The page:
I’ve said it before and I will say it again, Melissa McCarthy is a good actor when she’s not been placed into a comedy film. A provable theory, with extra evidence given by the abysmal The Boss. A horrific comedy movie from the man that has directed three films, all of them being Melissa McCarthy comedies. I’m afraid to say it, but Ben Falcone’s career may be dead in the water, especially if he keeps churning out abysmal box office trash like this.
Following the life of Michelle Darnell, a business mogul down on her luck as her empire crashes around her, The Boss is a comedy, apparently. It follows Darnell as she begins to rebuild her empire through a girl scout cookies company, harnessing the profits to fund her sickening dream of an Orwellian America. I made that last part up, but had that happened it would’ve been a hell of a lot more of an interesting time to watch The Boss. Instead we suffer through scenes of Melissa McCarthy being “funny” and Kristen Bell standing there in bewilderment, wondering why she’s not been given a better script for a different movie.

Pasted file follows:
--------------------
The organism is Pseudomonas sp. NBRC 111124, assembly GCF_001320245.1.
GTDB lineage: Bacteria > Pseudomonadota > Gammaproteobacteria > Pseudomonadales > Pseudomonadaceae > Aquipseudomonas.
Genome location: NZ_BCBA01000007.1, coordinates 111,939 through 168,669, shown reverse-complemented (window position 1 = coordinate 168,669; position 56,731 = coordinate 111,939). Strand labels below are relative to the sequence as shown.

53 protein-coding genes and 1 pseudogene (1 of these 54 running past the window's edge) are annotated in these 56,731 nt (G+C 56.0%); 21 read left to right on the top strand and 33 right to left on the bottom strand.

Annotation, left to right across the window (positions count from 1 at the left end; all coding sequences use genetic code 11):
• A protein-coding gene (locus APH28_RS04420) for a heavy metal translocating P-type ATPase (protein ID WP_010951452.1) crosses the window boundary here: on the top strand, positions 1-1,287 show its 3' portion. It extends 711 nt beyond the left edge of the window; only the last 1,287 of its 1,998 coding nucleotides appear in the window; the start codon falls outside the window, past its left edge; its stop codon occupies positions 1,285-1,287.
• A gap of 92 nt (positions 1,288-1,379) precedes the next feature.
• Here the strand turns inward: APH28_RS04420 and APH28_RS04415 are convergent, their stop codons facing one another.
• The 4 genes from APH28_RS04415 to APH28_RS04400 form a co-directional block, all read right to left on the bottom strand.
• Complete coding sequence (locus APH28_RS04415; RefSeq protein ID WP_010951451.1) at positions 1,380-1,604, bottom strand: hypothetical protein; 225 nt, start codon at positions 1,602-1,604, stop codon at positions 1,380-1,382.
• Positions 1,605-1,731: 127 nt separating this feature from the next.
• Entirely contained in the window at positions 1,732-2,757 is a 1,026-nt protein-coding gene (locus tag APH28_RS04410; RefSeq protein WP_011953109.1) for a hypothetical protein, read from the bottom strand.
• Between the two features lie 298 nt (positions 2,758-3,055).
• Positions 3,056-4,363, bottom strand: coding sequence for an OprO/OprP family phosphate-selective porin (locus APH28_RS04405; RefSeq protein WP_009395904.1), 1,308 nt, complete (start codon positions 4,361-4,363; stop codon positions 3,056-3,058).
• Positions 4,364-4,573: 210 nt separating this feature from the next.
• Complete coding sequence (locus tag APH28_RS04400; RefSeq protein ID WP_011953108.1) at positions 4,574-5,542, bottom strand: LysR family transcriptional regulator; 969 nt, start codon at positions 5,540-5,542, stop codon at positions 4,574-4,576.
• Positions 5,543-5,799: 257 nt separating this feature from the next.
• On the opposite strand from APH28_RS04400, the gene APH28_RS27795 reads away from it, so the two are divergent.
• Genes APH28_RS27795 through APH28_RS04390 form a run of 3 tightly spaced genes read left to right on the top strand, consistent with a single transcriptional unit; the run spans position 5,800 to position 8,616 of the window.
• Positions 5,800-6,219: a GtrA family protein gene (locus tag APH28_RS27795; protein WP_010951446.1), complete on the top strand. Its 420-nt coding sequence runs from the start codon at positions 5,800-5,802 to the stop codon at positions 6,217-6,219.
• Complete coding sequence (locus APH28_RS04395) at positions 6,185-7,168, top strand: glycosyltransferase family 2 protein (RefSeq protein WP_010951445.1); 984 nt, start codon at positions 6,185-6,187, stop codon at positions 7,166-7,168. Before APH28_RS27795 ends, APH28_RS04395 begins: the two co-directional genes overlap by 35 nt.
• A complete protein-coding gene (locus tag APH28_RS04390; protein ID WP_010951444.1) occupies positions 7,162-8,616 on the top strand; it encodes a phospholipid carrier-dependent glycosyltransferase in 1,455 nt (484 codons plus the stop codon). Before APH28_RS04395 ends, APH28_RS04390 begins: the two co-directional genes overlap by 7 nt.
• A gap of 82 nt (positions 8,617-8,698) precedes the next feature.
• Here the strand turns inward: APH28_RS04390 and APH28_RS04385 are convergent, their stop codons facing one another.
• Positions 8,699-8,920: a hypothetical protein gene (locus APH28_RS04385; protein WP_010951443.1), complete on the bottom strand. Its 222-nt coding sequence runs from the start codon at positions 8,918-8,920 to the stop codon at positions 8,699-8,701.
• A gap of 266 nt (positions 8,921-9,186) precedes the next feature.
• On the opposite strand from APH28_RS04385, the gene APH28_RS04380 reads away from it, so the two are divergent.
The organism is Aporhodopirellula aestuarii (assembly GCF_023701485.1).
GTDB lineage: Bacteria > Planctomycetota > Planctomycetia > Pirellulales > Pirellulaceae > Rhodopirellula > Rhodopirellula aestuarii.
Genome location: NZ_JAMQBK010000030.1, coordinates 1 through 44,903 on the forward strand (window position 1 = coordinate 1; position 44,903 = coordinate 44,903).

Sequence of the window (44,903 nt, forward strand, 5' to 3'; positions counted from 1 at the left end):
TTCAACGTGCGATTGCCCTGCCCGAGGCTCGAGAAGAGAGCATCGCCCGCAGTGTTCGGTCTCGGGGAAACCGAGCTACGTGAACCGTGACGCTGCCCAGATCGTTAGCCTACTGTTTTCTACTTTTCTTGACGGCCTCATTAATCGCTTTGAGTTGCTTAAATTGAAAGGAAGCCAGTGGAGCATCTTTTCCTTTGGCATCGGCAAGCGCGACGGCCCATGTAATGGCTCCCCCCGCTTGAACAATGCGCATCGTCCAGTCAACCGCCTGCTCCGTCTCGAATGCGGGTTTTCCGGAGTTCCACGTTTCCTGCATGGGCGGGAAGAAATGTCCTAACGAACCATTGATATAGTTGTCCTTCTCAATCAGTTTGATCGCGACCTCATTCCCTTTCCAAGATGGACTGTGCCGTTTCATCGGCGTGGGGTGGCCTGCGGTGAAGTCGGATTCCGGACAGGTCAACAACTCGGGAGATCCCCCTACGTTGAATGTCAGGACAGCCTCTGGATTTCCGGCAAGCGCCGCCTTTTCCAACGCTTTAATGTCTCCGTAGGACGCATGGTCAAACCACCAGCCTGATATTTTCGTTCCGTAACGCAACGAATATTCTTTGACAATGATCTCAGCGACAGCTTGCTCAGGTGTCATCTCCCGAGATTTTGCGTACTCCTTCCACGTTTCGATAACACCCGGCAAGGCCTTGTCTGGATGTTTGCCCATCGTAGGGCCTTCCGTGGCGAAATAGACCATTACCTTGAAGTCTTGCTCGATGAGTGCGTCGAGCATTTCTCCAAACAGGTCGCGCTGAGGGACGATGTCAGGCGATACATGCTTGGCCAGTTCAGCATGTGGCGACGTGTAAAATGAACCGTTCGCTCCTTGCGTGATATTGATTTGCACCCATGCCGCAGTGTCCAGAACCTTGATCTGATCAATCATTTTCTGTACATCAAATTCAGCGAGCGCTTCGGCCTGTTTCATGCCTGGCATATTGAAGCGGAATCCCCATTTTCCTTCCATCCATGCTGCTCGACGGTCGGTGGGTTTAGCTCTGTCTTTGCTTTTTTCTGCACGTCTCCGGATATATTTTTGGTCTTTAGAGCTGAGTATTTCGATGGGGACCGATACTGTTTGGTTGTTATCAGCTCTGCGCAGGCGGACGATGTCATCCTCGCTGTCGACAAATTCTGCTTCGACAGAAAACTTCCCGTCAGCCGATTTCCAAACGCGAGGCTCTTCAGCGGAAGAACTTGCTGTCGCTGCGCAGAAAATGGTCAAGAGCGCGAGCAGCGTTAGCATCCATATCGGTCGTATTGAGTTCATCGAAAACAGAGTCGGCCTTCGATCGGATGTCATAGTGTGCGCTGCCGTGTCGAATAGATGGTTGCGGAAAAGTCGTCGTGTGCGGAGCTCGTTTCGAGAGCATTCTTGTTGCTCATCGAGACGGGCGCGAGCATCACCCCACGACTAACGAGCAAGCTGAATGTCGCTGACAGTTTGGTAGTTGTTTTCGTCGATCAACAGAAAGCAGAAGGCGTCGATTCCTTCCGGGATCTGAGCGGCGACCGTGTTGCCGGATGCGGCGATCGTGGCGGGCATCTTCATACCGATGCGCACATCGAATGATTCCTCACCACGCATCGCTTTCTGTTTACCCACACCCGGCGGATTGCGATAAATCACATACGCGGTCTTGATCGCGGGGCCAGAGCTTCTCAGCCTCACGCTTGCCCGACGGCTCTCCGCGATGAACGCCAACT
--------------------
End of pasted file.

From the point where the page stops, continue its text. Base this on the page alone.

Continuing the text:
My biggest challenge in life comes from writing about films that inspire nothing. Not anger, not enjoyment, nothing whatsoever. The Boss is one of those films, a film so bad that it’s exactly what it says on the tin, bad. American comedies as of late haven’t so much dwindled in quality as plummeted, and between this, Ghostbusters, Bridesmaids and The Happytime Murders, McCarthy isn’t so much an eye witness to the death of the comedy genre so much as the one holding the shotgun that has just splattered it across the wall.
I commend anyone with the balls to make a movie this bad, moreso if they think it’s actually a good piece of work. There are countless, pointless endeavours made in the world of comedy but none feel quite as redundant as The Boss. Prolific in antagonising its audience with dumb jokes and a dumber story, it’s easy to write this one off as a waste of time, energy and space. A real stain on the filmography of anyone who appears within it. You know a film is bad when the deleted scenes feature Carrot Top. May God have mercy on our souls, and may he forgive Ben Falcone for directing this monstrosity.